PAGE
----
However, prospective hostellers need to keep in mind that hostels are not out to cater to the feel-good, Finn said. “If you are looking for fluffy towels and room service and eco-green soap, then stay at a four- or five-star hotel because we don’t have that kind of service here,” he said. “You serve yourself. The kitchen is kept clean, but you bring your own food and cook your own meals and, hopefully, you cook a little extra for someone else to try it.”

According to Finn, the kinds of people who would thrive in a hostel environment are those who are open to learning about other cultures, as well as creative types such as artists, writers and chefs who work in professions that “transcend all boundaries.”

However, it’s also important to recognize that even though some hostels, because of their updated fixtures and interesting design, may look like hotels, they are not the same because a hosteller trades his privacy for a chance to try life simply and communally.

“When the day is over,” Finn said, “you need to be the type of person who has an understanding that if you didn’t like a person, it was because they were rude, not because they had a different skin color or an accent.”

If you are interested in booking a hostel, visit hihostels.com to find international hostels that meet assured standards.

How far did we travel for the holidays?

It’s a normal quarterly five-hour journey for Plainsboro resident Samuel Rosado to drive to New England to see his family for holidays and other special occasions, but that doesn’t mean that the trip has become any more pleasant.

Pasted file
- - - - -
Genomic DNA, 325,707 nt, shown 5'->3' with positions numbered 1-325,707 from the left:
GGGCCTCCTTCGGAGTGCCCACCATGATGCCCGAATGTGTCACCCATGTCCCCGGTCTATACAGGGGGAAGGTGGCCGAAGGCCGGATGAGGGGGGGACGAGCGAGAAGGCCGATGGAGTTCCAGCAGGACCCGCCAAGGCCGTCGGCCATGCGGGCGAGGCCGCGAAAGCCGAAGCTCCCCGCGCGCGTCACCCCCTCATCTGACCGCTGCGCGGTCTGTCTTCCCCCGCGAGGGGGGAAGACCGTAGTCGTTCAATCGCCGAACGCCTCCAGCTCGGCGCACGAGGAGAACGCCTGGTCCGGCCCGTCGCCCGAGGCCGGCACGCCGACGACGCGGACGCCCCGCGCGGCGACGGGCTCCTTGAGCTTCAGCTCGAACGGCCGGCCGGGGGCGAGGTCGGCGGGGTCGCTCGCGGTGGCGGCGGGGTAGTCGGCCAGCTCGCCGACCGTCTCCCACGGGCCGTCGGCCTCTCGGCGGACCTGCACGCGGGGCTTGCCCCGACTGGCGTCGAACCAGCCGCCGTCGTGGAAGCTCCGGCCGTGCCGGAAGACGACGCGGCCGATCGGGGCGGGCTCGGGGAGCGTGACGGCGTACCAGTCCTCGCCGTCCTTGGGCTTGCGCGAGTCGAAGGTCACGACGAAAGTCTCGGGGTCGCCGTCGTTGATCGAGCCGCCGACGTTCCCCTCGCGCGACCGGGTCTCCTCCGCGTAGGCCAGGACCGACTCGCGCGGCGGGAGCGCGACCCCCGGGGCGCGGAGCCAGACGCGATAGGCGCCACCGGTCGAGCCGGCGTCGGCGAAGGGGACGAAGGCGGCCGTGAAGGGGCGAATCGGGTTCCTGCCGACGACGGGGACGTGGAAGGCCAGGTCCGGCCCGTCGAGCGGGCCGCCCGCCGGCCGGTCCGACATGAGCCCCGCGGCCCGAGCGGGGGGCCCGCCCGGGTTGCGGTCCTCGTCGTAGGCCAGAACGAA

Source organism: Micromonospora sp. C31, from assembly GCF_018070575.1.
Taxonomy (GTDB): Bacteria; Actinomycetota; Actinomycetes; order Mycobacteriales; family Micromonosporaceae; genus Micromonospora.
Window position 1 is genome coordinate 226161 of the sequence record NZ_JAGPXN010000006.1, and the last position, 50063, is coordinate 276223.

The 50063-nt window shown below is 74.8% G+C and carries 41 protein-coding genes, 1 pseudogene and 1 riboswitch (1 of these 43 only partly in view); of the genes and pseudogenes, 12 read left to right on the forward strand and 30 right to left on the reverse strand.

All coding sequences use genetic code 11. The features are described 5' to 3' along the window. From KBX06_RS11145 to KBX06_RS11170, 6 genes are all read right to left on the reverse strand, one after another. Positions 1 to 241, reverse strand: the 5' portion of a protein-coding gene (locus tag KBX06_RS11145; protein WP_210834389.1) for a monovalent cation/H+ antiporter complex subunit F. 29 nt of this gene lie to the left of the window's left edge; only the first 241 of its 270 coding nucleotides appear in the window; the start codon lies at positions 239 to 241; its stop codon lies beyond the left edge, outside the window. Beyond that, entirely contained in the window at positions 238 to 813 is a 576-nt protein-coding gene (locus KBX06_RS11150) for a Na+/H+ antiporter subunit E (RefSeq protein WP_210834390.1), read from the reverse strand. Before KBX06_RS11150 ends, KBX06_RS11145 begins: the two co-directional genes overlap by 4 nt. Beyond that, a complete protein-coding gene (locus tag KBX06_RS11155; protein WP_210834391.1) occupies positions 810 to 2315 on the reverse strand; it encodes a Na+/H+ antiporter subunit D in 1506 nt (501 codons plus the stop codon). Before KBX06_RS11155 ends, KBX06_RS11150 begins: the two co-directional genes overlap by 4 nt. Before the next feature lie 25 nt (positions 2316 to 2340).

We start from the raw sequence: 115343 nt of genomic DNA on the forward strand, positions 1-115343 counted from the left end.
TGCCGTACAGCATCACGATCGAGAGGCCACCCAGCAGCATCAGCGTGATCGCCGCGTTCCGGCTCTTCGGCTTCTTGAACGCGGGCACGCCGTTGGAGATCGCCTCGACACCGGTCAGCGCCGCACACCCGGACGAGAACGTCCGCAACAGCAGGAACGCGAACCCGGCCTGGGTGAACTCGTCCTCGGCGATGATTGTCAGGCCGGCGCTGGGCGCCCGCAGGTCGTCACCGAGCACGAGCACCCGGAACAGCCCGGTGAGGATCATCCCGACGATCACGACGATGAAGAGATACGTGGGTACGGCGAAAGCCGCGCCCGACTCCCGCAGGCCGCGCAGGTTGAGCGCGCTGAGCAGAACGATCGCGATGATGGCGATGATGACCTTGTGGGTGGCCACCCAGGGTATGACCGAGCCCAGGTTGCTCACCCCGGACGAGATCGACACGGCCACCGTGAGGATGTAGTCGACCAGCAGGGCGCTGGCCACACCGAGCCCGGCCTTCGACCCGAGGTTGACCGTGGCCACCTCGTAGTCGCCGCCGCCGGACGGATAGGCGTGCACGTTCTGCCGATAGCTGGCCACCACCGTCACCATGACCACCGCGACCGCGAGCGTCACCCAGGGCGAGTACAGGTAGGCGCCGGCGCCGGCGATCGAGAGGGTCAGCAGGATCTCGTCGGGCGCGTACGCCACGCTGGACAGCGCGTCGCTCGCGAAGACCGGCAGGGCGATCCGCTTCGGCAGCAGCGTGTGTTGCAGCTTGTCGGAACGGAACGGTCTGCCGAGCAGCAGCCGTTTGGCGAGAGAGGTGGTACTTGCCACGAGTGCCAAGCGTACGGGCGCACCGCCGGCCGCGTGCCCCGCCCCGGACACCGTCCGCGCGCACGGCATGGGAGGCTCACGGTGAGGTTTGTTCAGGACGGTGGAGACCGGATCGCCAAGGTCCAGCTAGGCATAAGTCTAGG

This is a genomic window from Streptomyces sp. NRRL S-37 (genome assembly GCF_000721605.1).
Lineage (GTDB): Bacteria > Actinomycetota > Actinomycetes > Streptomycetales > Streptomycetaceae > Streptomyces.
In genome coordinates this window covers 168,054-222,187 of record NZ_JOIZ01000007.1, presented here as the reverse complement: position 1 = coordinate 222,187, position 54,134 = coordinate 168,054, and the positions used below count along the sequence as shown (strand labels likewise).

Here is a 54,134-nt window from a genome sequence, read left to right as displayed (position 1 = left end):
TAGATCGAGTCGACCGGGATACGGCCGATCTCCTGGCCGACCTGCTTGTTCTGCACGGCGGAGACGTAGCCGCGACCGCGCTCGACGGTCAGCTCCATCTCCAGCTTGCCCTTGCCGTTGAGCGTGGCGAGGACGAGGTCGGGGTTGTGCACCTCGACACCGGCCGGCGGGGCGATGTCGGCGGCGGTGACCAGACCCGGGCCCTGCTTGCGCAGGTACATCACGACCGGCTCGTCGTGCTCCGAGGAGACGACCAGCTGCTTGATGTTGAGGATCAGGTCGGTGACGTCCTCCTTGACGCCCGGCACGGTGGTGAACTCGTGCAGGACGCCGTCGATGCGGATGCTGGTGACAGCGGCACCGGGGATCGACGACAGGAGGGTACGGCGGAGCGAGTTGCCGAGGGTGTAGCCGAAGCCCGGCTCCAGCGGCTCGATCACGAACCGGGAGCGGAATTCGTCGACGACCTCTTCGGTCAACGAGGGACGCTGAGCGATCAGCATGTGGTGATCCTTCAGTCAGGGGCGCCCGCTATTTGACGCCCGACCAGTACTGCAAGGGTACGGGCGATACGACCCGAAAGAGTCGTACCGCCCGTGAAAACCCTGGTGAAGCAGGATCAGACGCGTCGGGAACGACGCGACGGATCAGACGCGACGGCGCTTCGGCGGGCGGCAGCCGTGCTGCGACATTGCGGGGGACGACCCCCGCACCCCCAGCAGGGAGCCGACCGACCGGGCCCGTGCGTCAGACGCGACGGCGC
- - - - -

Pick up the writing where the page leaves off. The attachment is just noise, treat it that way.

“It is a struggle,” Rosado said. “The road trip through Connecticut isn’t fun, nor is the traffic. It can wear both myself and my car out if I do this too often. ”

Although he calls the trip a “chore,” he said that it is worth it for him in the end because he doesn’t get to see his family as often as he would like. Plus, he knows that “considering the traffic,” he isn’t alone in the holiday travel season — Christmas Eve to the Sunday following New Year’s Day this year.

Rosado is definitely not alone. The American Automobile Association (AAA) projects that 98.6 million Americans trekked more than 50 miles from home during the year-end holidays, an increase of 4 percent from last year. According to Sue Madden, specialist in Public and Government Affairs at AAA Mid-Atlantic, this is a pretty significant upsurge — it’s the highest holiday travel volume on record (since 2001) and the highest growth rate since 2009.

So what brought about this dramatic increase in holiday travel, in which the average American went 275 miles?

“The biggest factor that impacts the amount of holiday travel is money,” Madden said. “Now, thankfully, the economy is picking up, unemployment rates have decreased, and low gas prices are giving folks extra cash in their pockets, making them more likely to put that money towards taking vacations that were out of reach in years past.”

More people traveled this holiday season than any other year on record.